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The backstory: McDonald's has teamed up in recent years with big-name musical artists like Mariah Carey, BTS, Travis Scott and Saweetie to attract a younger and more diverse customer base. The idea is to keep the brand culturally relevant. But, some franchisees have pushed back against some of these partnerships, saying they don't fit the family-friendly image the brand is known for.
More recently: For example, US rapper Cardi B and her partner Offset (from the former rap trio Migos) starred in a McDonald's Super Bowl ad featuring a special meal for couples. The ongoing promo, "The Cardi B & Offset Meal," is designed for two people on a "hot date" and includes a cheeseburger, a Quarter Pounder with cheese, fries, two drinks and an apple pie.
The development: But not everyone is happy about this partnership. Some franchisees say Cardi B's image and music (specifically its profanity and sexual content) don't fit McDonald's family-friendly brand. The Wall Street Journal reported that some franchisees have even refused to promote the meal, citing McDonald's "Golden Arches Code," a set of marketing and operating guidelines that applies to all McDonald's stores.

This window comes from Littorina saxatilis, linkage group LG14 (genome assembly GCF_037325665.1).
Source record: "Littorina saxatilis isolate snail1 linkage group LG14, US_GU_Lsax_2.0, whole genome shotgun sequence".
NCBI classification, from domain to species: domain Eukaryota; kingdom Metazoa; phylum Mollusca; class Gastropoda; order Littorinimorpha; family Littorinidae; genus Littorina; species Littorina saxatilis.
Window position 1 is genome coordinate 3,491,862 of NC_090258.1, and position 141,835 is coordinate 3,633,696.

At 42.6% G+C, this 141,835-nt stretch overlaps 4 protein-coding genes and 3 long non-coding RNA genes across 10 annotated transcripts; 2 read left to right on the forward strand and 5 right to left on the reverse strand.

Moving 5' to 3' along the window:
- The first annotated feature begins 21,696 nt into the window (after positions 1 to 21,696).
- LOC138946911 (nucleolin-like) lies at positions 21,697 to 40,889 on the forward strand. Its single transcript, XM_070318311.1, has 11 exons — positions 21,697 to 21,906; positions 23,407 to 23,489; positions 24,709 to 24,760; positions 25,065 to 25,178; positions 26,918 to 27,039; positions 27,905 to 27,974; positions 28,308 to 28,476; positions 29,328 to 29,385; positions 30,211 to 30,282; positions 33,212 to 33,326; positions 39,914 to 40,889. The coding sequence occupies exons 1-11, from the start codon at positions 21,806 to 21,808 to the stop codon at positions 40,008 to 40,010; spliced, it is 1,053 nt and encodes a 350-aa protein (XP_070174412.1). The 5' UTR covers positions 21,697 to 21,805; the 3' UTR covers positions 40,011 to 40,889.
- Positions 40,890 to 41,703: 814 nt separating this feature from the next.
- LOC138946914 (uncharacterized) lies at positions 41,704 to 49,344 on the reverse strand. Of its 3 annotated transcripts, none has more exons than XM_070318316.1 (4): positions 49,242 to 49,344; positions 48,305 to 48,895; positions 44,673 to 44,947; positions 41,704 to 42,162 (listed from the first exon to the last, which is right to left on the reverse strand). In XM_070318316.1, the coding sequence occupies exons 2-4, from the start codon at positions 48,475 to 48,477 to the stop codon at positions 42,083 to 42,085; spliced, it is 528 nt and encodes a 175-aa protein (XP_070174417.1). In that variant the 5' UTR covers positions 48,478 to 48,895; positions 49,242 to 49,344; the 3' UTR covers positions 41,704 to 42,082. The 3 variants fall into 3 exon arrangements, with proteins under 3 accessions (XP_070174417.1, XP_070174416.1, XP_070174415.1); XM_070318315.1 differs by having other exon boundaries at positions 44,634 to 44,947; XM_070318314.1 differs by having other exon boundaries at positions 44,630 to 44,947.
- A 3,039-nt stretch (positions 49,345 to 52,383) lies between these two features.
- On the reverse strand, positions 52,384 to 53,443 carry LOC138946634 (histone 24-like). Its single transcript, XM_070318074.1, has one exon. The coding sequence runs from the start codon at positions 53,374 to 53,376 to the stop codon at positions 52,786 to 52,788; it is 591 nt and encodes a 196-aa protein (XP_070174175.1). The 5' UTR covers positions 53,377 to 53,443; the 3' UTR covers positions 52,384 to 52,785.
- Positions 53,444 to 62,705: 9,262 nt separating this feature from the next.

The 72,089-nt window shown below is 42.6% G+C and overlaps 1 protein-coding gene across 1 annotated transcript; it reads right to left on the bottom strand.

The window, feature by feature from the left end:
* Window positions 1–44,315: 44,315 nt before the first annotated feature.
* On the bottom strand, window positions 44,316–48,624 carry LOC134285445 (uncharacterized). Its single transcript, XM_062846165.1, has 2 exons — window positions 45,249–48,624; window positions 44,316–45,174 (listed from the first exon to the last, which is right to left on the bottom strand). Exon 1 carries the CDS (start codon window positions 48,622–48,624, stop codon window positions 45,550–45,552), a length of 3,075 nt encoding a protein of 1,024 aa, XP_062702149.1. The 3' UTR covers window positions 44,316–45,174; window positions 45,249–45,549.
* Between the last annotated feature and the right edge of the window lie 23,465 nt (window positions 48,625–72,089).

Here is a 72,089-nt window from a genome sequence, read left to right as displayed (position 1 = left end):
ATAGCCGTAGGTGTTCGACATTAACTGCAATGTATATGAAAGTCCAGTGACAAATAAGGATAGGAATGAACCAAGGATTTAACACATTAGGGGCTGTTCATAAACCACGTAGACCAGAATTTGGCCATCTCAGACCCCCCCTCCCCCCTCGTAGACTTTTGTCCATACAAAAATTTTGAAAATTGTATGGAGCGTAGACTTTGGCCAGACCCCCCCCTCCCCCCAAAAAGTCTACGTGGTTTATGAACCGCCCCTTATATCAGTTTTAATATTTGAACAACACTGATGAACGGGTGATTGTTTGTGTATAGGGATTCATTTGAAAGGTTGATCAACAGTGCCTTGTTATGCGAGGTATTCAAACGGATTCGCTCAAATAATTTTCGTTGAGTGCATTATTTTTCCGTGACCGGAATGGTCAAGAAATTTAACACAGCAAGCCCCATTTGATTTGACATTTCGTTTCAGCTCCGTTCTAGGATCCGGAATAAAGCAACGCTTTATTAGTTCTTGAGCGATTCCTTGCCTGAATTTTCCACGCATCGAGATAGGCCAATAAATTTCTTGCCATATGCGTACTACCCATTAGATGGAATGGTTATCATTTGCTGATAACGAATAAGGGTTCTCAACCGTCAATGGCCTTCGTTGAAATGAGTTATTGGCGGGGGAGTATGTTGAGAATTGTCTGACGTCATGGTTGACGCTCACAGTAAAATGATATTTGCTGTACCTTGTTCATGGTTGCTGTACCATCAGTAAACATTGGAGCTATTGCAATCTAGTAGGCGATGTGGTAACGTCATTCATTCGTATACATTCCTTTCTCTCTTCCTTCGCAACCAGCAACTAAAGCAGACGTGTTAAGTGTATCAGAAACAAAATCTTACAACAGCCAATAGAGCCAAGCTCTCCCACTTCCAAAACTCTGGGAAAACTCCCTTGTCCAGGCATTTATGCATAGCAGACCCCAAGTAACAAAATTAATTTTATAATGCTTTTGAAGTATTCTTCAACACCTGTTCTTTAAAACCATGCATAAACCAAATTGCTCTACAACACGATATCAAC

But the burger giant isn't backing down. It's standing behind the decision to work with Cardi B and said the collaboration had gotten much support and excitement from other franchisees and employees. McDonald's also said it's always careful about what it posts and shares, ensuring that it aligns with the brand's values and avoids offensive language.
"Let me tell you, McDonald's is date night done right," said rapper Offset in a press release when the partnership was announced. "It doesn't have to be all boujee. Get your date, grab some good food, and have fun, that's it."
"It's kind of a culture-shock thing when you consider the McDonald's brand over the years," said Dick Adams, a former McDonald's restaurant owner and consultant to franchisees. "Especially if you're a franchisee and you're 50 or 60 years old and you don't have any kids and haven't been exposed to any types of these lyrics."
"We're focused on putting McDonald's at the center of culture," said Tariq Hassan, chief marketing and customer experience officer for the US market, in a statement. "Cardi and Offset are an iconic couple who have their own date-night tradition at McDonald's that goes back years. We're proud to share a little piece of that."
The company's Golden Arches Code for marketing says that promotions and branding shouldn't involve "musical partnerships associated with content that includes offensive language in the lyrics," according to a copy reviewed by The Wall Street Journal.